Market timing. The mutual fund industry has not heard the end of this phrase, ever since New York Attorney General Eliot Spitzer, in 2003, unearthed shady trading practices through which fund companies allowed some investors to rapidly trade in and out of funds. The practice, commonly known as market timing, raises expenses for the fund and hurts long-term shareholders.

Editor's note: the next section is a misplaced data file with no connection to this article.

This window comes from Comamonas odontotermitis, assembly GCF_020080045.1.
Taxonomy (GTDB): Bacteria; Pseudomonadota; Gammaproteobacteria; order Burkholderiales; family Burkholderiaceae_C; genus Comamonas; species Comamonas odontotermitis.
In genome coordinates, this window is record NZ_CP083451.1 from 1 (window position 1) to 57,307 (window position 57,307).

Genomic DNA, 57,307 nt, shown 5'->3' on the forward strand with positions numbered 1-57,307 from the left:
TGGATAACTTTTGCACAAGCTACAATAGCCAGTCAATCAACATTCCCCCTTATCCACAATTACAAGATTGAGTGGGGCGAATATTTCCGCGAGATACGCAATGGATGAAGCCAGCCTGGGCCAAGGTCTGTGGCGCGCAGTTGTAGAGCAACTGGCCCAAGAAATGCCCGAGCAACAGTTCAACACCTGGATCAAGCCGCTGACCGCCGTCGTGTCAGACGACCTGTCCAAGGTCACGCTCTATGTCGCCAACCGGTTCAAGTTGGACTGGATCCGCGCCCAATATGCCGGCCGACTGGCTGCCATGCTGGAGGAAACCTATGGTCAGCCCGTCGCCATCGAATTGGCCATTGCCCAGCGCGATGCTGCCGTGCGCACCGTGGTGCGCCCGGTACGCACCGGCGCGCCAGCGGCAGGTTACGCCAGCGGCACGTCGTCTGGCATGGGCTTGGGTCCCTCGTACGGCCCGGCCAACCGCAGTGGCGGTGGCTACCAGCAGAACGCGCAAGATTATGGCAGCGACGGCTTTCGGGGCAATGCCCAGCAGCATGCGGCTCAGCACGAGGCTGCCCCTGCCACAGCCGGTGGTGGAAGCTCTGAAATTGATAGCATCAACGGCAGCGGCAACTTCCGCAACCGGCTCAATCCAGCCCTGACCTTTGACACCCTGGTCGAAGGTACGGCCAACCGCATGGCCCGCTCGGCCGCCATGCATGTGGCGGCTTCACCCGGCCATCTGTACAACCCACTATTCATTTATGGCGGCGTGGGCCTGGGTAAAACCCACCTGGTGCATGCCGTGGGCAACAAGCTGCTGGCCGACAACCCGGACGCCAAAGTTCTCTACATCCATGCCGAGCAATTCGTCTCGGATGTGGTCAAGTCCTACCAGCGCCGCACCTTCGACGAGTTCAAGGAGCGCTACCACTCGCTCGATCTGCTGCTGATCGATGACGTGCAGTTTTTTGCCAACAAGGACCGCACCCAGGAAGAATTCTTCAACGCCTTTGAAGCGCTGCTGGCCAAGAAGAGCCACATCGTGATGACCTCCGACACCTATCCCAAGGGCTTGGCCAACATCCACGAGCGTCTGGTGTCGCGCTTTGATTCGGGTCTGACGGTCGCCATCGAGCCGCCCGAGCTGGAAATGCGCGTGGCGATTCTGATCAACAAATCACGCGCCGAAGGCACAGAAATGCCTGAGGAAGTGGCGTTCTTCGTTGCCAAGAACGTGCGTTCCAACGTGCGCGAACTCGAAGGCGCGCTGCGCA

The SEC adopted a new disclosure rule, which took effect May 28, 2004, requiring a fund to disclose in its prospectus and statement of additional information its market-timing risks; policies and procedures adopted, if any, by the board of directors, aimed at deterring market-timing; and any arrangement that permits it.

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